Zygopetalum orchid is treasured for its bold, look-at-me colors and daring patterns. But that's only part of its appeal. Zygo's sweet fragrance and easy culture make it a must-have orchid.
In this guide, you'll discover how to grow these captivating orchids indoors. Find out what type of light and temperature makes them bloom, plus how much to water and when to repot.
Zygopetalum spp. are terrestrial orchids native to South America and Central America.
Zygopetalums are robust, growing fans of long, lily-like leaves from large pseudobulbs. Deeply ribbed, the leaves are light green and reach nearly 2 ft (60 cm) tall. You can expect a new flush of foliage every year.
Most bloom in winter or early spring, filling a room with delightful fragrance. Tall, upright stems hold the flower clusters at the top. Each bloom is spectacular. The petals and sepals flaunt stunning combinations of burgundy, green or violet and a large lip radiates pink or purple lines and spots.
How big do Zygopetalum orchids get? They vary by species, but mature plants will grow up to 3 ft (90 cm) tall.
No blooms? If your healthy Zygopetalum orchid fails to flower, the cause is likely light and/or temperature. Orchids won't bloom without plenty of bright, indirect light. (See "Light" tips below.) Cooler nighttime temperatures help, too. (See "Temperature" tips below.) Is it a new plant? Orchids need to be a few years old before they'll bloom. Be patient, they're worth it.
To repot...or not. Young plants can stay in a smallish pot (6- to 8-inch) for the first couple years. Use a pot with a drainage hole to prevent soggy potting medium, which can lead to root rot. Although they get big, Zygopetalums grow upright and likely won't need repotted until you want to divide the plant. Never repot a plant in bloom -- wait until after flowering is over and before new growth begins.
Something bugging your orchid? Aphids are common houseplant pests. They're typically found on new growth, along stems and new buds. Their sap-sucking activities distort flower stems and may cause flower buds to fall off. Check your plant often for these destructive pests, including checking for honeydew, a sticky substance excreted by aphids. If left untreated, aphids can multiply into a large infestation within days, then move on to your other houseplants.
Mealybugs are easy to find, covered with white, woolly coatings. You'll find them at the axils of leaves or flower spikes. Living in colonies, mealybugs also feed on sap, and like aphids, excrete sticky honeydew that may grow sooty mold. Treat any infestation immediately. Try to prevent them by gently wiping leaves with a damp cloth.
Dark spots on leaves. Water drops left on foliage for any length of time may cause black spots, leading to fungus. Cut off affected leaves to prevent the spread of fungus and/or spray affected area with an anti-fungal spray. Hot, direct sunlight may cause brown scorch marks -- they're not a problem as much as unsightly. Cut off badly scorched leaves, if you want.
Zygopetalums are among the few terrestrial orchids that grow well indoors, and include about 15 species.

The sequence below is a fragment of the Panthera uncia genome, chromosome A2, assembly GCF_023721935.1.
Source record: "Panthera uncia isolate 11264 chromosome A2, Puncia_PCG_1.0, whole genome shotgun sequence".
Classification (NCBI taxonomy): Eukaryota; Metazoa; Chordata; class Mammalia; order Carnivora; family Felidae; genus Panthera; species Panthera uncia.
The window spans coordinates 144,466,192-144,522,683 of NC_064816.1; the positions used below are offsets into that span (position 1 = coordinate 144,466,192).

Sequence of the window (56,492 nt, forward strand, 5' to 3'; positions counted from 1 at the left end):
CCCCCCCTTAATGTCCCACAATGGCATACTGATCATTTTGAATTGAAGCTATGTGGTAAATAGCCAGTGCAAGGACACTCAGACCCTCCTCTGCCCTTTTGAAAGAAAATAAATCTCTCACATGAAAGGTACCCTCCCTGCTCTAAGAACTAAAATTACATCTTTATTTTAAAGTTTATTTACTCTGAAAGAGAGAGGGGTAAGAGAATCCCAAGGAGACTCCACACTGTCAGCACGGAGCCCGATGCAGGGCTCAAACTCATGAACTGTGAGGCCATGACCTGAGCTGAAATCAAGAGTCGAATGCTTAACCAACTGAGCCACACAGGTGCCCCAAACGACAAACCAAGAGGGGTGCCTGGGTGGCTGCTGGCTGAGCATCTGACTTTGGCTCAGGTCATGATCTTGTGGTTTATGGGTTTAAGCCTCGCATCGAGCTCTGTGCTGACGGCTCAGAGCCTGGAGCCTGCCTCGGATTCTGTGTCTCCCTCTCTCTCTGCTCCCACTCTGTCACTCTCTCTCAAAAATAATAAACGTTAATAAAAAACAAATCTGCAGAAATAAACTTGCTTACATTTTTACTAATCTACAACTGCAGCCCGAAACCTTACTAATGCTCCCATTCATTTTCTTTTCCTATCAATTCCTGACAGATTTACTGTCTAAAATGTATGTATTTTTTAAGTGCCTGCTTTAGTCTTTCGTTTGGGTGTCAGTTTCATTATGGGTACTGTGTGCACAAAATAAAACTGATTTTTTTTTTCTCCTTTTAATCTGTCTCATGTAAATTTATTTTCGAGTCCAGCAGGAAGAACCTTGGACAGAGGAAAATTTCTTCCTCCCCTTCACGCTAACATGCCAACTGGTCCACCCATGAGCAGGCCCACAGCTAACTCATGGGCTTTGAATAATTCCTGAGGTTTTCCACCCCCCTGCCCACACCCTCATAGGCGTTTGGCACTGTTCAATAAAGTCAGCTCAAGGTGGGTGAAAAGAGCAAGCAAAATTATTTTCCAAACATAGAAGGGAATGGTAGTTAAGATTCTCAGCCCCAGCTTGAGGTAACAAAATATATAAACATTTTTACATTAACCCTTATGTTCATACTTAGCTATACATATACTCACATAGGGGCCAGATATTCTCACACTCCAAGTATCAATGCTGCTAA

Although Zygopetalum orchids are regulars at orchid shows, you won't find them at garden centers. Your best bet is online nurseries that specialize in orchids. You'll likely find them for sale in the winter and early spring, when most of the species and hybrids are in bud or bloom.
Zygopetalum mackayi (shown at top) is one of the easiest-to-please species. Buy a mature plant or you'll have a long wait for the flowers.
Light: Bright light is the key to getting Zygos to bloom. Put your orchid where it'll get plenty of light, but out of direct sun. If you don't have a spot near a window, indoor grow lights work beautifully. Use 1 warm white tube and 1 cool white tube under a reflector. Place orchids about 8 inches (20 cm) beneath the light for 14-16 hours a day. It's also important to give them darkness at night. Orchids need a rest, too.
Water: Water carefully to avoid getting the pseudobulbs and leaves wet. Aim to keep the soil lightly moist during the growing season, slightly drier in the winter. Zygopetalums have water-storing pseudobulbs, making them more tolerant of dry medium than wet. Remember, always use room-temperature water for watering your houseplants; cold water is a shock to them.
Humidity: Zygos love humidity, preferably above 50% relative humidity. Indoor air can become extremely dry in winter. Use a humidity gauge near your plant, rather than guess. Don't mist Zygos because water drops will leave marks on the leaves if they are kept wet. The most efficient way I've found for increasing moisture around tropical houseplants is to use a humidity tray or cool-mist room humidifier. Grouping plants also helps to maintain the moisture in the air around them.
Temperature: Give your Zygopetalum orchid slightly cooler nighttime temperatures (60-65°F/16-18°C) and warm (70-75°F/21-24°C) days to get the most blooms.
Soil: Medium-grade fir bark
Fertilizer: Feed every 2 weeks while plant is actively growing with an orchid fertilizer. Add fertilizer to the water at every second or third watering.
Propagation: Divide clumps of pseudobulbs with a clean, sharp knife. Each division should have 2-4 pseudobulbs attached with roots. The best time to divide is after flowering is over, probably in spring.